Tokyo Ueno Station
Just outside Ueno Station, where the trains bound for northern Japan leave, lies Ueno Park, one of the largest parks in Tokyo. It attracts lots of homeless people, and Kazu is one of them. He talks about his life in the park, how to build a house from tarps and cardboard that is easy to dismantle. How to make a little money by selling cans and used magazines. How, thanks to local restaurants leaving out leftovers, food is a minor problem. And how to make friends among the homeless without revealing too much about yourself.
Kazu is one of many people from the north of Japan who came to Tokyo to build the infrastructure for the 1964 Tokyo Olympics. And they stayed on, always in search for jobs, so they could send money to their wives and children at home. Kazu also has a family, and he did return to them upon retirement. But when his wife died unexpectedly, he chose not to be a burden to his daughter and granddaughter, and so he returned to the place where he spent most of his life in: Tokyo. But life isn’t easy in Ueno Park, and eventually, there is only one way out…
If I had to summarize this book in one word, it would be “heartbreaking”. What got to me most, interestingly, wasn’t so much the descriptions of Kazu’s homeless life in the park, but of his life before that. When his children were small, he left for Tokyo to earn money; the price his family pays is his constant absence. He is not there to see his children grow up, and when his son dies at 21, Kazu cannot come to terms with his loss.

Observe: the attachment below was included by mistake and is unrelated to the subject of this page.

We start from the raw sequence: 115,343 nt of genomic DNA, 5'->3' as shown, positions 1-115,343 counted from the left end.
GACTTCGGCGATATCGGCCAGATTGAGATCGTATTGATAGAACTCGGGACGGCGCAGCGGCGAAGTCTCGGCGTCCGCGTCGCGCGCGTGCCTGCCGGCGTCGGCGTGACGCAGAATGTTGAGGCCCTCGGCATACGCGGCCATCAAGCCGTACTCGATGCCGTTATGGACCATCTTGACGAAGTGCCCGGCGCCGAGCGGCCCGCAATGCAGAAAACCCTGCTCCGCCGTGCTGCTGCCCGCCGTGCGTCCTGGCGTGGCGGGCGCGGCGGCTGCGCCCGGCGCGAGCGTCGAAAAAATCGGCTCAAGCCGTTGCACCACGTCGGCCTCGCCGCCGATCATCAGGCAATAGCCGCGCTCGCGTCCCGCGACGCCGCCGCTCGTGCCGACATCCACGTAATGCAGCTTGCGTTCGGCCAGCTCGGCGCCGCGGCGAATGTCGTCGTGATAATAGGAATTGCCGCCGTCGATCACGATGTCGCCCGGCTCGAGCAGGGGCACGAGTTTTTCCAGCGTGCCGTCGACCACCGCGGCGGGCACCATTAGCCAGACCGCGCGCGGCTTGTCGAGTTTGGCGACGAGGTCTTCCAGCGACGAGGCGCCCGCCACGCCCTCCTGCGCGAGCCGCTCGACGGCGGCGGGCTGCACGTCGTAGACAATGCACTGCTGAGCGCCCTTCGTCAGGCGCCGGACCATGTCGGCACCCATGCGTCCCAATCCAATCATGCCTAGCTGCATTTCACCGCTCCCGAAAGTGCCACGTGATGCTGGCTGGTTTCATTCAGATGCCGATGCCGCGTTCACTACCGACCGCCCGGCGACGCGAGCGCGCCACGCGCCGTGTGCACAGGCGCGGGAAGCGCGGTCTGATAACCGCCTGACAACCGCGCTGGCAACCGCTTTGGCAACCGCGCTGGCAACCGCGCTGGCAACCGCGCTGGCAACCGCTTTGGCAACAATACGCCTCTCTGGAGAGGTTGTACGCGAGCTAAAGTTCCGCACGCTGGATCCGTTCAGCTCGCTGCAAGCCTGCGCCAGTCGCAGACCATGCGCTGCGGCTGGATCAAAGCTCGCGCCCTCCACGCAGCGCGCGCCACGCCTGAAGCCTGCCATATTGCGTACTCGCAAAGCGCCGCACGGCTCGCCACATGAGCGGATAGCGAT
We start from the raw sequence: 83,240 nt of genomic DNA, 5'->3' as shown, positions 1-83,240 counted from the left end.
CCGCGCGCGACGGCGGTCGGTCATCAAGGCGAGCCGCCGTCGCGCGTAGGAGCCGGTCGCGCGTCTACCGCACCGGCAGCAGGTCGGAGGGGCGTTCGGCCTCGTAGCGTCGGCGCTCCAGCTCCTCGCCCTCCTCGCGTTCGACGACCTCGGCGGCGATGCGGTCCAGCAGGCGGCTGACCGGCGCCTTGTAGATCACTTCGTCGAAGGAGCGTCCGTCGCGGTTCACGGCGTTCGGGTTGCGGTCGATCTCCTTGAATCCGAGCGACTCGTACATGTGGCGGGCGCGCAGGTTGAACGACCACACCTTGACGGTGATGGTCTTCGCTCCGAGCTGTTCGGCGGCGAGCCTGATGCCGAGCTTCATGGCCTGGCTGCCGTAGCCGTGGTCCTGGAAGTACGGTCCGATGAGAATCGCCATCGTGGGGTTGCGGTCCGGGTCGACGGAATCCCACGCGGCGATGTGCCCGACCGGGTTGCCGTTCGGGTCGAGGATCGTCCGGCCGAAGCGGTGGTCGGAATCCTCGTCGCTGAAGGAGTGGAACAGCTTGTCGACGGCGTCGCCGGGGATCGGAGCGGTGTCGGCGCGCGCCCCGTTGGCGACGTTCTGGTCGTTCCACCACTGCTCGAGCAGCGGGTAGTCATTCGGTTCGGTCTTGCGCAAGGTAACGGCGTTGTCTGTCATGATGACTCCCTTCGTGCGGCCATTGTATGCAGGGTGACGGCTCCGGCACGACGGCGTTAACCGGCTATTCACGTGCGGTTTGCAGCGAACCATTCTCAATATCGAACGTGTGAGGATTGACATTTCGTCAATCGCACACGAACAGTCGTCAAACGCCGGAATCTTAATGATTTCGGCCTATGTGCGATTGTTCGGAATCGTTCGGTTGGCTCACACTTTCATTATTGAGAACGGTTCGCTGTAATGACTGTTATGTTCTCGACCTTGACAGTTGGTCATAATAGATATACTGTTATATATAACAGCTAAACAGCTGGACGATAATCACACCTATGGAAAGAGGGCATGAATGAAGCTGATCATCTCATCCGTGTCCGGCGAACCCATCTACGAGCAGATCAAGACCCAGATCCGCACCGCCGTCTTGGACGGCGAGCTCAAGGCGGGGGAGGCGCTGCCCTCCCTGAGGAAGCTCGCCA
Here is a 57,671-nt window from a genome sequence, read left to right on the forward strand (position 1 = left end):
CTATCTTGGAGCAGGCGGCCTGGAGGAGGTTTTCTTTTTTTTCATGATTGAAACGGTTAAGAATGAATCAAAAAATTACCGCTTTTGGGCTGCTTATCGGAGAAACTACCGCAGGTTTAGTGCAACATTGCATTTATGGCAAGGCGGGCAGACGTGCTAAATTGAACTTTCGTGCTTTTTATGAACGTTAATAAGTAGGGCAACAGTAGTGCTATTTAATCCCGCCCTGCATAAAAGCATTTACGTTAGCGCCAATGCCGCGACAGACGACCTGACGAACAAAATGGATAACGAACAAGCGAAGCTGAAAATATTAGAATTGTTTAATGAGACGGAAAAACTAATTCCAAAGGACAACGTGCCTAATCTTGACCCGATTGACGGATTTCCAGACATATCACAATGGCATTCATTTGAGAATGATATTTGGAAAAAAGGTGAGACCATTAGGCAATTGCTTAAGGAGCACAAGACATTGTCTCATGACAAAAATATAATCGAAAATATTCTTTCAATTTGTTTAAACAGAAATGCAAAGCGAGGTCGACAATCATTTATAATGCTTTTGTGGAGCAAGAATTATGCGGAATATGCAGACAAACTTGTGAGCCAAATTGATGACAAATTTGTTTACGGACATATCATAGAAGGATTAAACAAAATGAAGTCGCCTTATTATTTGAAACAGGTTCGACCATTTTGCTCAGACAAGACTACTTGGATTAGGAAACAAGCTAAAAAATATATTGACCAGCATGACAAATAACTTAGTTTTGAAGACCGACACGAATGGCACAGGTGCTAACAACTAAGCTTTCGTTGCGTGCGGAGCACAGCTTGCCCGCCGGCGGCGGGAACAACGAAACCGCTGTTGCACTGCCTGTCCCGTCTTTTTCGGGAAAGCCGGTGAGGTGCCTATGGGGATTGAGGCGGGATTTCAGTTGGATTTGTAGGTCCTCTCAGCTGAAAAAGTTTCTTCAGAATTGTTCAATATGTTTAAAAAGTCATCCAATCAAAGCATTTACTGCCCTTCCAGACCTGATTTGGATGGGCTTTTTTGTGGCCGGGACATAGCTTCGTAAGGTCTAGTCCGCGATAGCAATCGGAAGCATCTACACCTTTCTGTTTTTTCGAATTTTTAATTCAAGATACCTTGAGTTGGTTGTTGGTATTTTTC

Miri Yu does an exceptional job portraying Kazu and the other homeless people in the park with compassion, and she draws a vivid picture of those who live on the edge of society. In an afterword, she describes the research that has gone into this novel. She also relates some remarkable acts of callousness after the Tohoku earthquake, which I wouldn’t have thought possible from the ever so polite Japanese.
Miri Yu, born in 1968, is one of Japan’s most critically acclaimed writers. In 1997, she received the Akutagawa Prize for the short story “Family Cinema”. Being of Korean descent, she knows from experience what it means to be an outcast from society. After the Tohoku earthquake, she moved to Fukushima in 2015, where she owns a bookshop.
For a heartbreaking glimpse into the life of the homeless of Japan, get this book on amazon.